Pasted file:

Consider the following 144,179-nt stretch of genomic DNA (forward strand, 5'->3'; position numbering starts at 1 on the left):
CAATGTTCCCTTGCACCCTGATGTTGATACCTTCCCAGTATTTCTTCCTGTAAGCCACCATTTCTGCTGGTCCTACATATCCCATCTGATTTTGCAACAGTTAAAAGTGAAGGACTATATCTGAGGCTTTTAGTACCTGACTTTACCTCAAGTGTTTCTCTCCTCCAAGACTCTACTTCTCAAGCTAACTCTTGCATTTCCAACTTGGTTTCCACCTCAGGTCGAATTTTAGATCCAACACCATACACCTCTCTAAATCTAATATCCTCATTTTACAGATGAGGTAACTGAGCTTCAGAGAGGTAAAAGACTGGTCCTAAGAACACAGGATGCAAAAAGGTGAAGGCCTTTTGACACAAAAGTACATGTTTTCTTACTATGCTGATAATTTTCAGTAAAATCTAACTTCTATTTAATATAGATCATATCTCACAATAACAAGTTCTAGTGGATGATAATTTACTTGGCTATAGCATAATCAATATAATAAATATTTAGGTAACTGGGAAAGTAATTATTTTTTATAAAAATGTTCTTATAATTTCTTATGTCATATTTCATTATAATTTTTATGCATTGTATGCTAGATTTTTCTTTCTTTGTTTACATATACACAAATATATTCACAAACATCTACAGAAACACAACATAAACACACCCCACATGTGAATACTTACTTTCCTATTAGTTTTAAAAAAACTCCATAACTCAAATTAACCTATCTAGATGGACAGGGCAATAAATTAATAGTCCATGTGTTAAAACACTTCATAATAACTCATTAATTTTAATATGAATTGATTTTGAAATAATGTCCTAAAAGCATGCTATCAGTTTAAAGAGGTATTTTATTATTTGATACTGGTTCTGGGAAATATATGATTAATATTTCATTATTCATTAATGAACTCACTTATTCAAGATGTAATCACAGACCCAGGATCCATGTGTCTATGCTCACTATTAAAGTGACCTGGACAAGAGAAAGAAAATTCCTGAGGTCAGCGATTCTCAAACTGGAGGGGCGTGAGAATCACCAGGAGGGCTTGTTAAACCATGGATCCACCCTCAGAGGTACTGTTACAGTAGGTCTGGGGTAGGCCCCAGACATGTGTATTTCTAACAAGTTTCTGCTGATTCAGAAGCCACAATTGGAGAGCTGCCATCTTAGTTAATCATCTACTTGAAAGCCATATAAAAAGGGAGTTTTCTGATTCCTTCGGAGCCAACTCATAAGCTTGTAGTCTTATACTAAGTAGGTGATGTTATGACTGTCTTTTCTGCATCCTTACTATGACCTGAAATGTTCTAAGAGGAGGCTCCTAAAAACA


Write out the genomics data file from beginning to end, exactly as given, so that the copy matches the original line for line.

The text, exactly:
Consider the following 144,179-nt stretch of genomic DNA (forward strand, 5'->3'; position numbering starts at 1 on the left):
CAATGTTCCCTTGCACCCTGATGTTGATACCTTCCCAGTATTTCTTCCTGTAAGCCACCATTTCTGCTGGTCCTACATATCCCATCTGATTTTGCAACAGTTAAAAGTGAAGGACTATATCTGAGGCTTTTAGTACCTGACTTTACCTCAAGTGTTTCTCTCCTCCAAGACTCTACTTCTCAAGCTAACTCTTGCATTTCCAACTTGGTTTCCACCTCAGGTCGAATTTTAGATCCAACACCATACACCTCTCTAAATCTAATATCCTCATTTTACAGATGAGGTAACTGAGCTTCAGAGAGGTAAAAGACTGGTCCTAAGAACACAGGATGCAAAAAGGTGAAGGCCTTTTGACACAAAAGTACATGTTTTCTTACTATGCTGATAATTTTCAGTAAAATCTAACTTCTATTTAATATAGATCATATCTCACAATAACAAGTTCTAGTGGATGATAATTTACTTGGCTATAGCATAATCAATATAATAAATATTTAGGTAACTGGGAAAGTAATTATTTTTTATAAAAATGTTCTTATAATTTCTTATGTCATATTTCATTATAATTTTTATGCATTGTATGCTAGATTTTTCTTTCTTTGTTTACATATACACAAATATATTCACAAACATCTACAGAAACACAACATAAACACACCCCACATGTGAATACTTACTTTCCTATTAGTTTTAAAAAAACTCCATAACTCAAATTAACCTATCTAGATGGACAGGGCAATAAATTAATAGTCCATGTGTTAAAACACTTCATAATAACTCATTAATTTTAATATGAATTGATTTTGAAATAATGTCCTAAAAGCATGCTATCAGTTTAAAGAGGTATTTTATTATTTGATACTGGTTCTGGGAAATATATGATTAATATTTCATTATTCATTAATGAACTCACTTATTCAAGATGTAATCACAGACCCAGGATCCATGTGTCTATGCTCACTATTAAAGTGACCTGGACAAGAGAAAGAAAATTCCTGAGGTCAGCGATTCTCAAACTGGAGGGGCGTGAGAATCACCAGGAGGGCTTGTTAAACCATGGATCCACCCTCAGAGGTACTGTTACAGTAGGTCTGGGGTAGGCCCCAGACATGTGTATTTCTAACAAGTTTCTGCTGATTCAGAAGCCACAATTGGAGAGCTGCCATCTTAGTTAATCATCTACTTGAAAGCCATATAAAAAGGGAGTTTTCTGATTCCTTCGGAGCCAACTCATAAGCTTGTAGTCTTATACTAAGTAGGTGATGTTATGACTGTCTTTTCTGCATCCTTACTATGACCTGAAATGTTCTAAGAGGAGGCTCCTAAAAACA